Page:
Home page The Occident and American Jewish Advocate Jews in the Civil War Jews in the Wild West History of Palestine The Occident Virtual Library


The Synagogue As It Was, As It Is, As It Should Be.

By The Rev. S. M. Isaacs, New York.

It may be averred, without the, fear of contradiction, that those who attempt to write for the public good, have a very onerous, and at the same time an ungrateful task to perform. The versatility of man’s mind is so great, the intellect so complex, and the desire so varied, that the finest pens have become corroded, the greatest philanthropist wearied, the most chaste scholar disheartened, from pursuing a good cause, seeing the neglect with which their sentiments have been treated, the scorn with which their admonitions have been regarded, and the apathy with which their effusions have been received. If this position holds good with pleasing subjects and erudite scholars, how overpowering does it become when the dissertation is trite, the author humble. Yet even with this disadvantage, which meets us at the starting-point, we would still buckle on our armour to fight the battles of the Lord, not to please the “vox populi,” nor for fame, but from the holy desire of benefiting the house of Israel, and from a latent wish that when we are gathered to our fathers, and our earthly troubles have ceased, posterity may be enabled to give us credit, if not for ability, at least for zeal in the cause of our venerated religion.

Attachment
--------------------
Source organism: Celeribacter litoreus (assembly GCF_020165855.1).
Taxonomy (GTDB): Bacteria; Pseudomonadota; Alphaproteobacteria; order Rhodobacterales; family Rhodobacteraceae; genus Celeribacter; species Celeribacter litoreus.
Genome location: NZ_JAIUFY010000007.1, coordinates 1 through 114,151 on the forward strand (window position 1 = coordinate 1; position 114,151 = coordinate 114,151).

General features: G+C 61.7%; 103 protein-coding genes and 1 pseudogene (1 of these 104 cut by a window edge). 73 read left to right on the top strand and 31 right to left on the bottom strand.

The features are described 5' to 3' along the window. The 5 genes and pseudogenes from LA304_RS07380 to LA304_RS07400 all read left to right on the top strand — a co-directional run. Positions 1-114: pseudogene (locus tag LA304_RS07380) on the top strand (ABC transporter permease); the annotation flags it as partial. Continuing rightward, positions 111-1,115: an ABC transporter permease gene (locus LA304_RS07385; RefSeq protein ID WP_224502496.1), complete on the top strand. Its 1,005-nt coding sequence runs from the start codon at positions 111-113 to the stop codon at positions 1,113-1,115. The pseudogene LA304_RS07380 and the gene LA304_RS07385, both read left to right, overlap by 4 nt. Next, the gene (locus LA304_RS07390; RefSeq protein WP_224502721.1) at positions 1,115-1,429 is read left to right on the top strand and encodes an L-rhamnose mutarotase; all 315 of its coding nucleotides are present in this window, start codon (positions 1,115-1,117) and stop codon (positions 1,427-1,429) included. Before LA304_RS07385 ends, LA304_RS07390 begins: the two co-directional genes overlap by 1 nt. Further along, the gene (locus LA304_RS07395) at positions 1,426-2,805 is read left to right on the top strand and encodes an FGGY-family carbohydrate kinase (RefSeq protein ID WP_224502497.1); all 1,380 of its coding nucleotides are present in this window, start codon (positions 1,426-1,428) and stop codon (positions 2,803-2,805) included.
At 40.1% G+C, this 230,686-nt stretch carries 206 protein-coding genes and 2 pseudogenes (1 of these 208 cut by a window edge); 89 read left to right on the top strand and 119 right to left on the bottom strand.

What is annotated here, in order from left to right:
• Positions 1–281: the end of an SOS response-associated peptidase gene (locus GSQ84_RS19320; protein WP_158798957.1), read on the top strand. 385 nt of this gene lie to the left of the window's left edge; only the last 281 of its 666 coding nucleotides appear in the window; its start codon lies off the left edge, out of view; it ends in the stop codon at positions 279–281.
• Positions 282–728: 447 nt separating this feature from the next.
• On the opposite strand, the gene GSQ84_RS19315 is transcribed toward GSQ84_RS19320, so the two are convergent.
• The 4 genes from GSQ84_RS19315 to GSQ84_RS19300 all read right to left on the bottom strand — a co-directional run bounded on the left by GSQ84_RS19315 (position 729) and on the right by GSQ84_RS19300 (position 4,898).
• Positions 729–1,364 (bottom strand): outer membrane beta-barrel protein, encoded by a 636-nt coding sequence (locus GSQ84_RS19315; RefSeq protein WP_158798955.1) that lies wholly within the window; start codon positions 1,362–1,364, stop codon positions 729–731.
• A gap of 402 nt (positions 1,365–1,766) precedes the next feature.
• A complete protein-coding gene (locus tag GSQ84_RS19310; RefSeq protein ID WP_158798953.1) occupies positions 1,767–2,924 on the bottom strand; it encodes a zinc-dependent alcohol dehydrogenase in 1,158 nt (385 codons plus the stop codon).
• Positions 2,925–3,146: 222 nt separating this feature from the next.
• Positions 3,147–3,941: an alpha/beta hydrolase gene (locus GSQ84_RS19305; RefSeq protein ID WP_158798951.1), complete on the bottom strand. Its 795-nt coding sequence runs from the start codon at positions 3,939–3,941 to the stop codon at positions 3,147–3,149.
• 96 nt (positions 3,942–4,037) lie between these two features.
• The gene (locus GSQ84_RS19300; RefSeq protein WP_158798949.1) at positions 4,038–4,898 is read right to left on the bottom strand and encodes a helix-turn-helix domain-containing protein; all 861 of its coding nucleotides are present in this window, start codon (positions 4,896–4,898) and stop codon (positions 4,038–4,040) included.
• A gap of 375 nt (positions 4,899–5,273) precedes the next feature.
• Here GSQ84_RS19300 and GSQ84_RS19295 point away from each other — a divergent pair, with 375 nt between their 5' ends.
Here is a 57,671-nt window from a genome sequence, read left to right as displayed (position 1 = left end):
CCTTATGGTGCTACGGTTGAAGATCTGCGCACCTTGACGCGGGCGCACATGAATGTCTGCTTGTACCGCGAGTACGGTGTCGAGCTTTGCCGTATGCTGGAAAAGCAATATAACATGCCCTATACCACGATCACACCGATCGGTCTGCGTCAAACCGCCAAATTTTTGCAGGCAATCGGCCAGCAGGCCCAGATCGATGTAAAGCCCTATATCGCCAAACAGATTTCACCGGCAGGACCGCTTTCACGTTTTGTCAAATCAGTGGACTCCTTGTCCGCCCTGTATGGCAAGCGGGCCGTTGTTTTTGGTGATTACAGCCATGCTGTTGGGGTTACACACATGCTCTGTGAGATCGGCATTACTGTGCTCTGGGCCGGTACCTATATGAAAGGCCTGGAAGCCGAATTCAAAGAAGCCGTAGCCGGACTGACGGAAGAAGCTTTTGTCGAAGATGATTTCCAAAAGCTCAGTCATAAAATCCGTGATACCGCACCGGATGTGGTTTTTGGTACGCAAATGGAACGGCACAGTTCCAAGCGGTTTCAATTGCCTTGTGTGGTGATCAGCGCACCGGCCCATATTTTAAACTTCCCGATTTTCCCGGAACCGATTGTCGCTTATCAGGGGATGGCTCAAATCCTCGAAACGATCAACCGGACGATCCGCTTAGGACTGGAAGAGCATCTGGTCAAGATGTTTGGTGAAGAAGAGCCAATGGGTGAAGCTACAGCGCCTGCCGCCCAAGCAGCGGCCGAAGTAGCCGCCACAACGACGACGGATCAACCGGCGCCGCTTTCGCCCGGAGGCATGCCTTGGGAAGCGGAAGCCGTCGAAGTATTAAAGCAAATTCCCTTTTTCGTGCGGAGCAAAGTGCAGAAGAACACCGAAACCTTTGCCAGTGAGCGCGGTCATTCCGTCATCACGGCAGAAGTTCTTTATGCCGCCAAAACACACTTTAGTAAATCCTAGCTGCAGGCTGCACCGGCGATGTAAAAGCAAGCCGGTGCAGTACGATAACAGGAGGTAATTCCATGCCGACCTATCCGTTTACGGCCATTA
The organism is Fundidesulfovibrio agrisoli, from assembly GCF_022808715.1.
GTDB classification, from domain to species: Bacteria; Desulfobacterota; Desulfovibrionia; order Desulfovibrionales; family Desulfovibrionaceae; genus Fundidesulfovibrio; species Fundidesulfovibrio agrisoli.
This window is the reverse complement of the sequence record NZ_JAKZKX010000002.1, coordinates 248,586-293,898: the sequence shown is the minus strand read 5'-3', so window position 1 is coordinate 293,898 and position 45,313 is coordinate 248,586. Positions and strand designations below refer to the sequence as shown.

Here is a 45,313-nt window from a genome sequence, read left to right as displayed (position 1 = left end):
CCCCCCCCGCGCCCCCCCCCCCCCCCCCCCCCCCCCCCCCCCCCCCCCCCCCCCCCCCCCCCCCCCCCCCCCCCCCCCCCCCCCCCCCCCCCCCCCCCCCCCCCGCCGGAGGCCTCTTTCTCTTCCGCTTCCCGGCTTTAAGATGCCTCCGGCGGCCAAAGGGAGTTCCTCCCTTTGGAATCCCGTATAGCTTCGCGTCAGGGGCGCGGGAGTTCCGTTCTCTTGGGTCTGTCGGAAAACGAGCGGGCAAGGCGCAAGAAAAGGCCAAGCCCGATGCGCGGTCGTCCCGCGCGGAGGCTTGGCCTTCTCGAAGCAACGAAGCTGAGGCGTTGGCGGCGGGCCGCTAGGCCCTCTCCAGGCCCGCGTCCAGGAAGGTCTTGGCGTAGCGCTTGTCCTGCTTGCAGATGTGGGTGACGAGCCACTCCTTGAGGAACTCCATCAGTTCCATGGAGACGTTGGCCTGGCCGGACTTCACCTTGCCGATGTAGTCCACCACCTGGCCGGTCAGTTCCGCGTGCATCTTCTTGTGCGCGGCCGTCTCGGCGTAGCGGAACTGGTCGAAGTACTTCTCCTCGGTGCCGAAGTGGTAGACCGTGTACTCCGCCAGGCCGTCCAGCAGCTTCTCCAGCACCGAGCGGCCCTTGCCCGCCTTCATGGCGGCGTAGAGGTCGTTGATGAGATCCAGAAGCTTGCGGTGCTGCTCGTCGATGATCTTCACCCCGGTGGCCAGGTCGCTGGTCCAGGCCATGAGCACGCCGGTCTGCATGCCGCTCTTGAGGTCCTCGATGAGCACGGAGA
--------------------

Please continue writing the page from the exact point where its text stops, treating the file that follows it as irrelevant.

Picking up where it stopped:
We have assumed a task to adduce what the Synagogue has been in the days of yore. We perceive clearly from our collateral records, that it was a fabric raised to the service and glory of the Eternal God; a fane erected to teach man his duly; a shrine where the broken-hearted in spirit might luxuriate in comfort; a spot where the troubled conscience might invoke its Maker, and hear the soul-composing word, סלחתי “I have pardoned.” We can readily trace accounts of the existence of places appropriated for the purpose of daily and regular worship far distant from Jerusalem; and there exists no doubt but that the holy prophets used prayers when at Damascus, Shilo, Bethel, and Jericho, at which latter place especially there was an assemblage of them, called Sons of the Prophets. We find that Daniel was cast into the lions’ den on account of his persisting in the practice of praying with his face towards Jerusalem, three times every day. In fine, it is evident that the practice of praying at stated periods must have been established at that time, nay, even before it; King David’s expression, “evening, and morning, and noon, will I pray,” seems to imply not only a constant disposition to invoke the Deity, but a regularly established daily custom.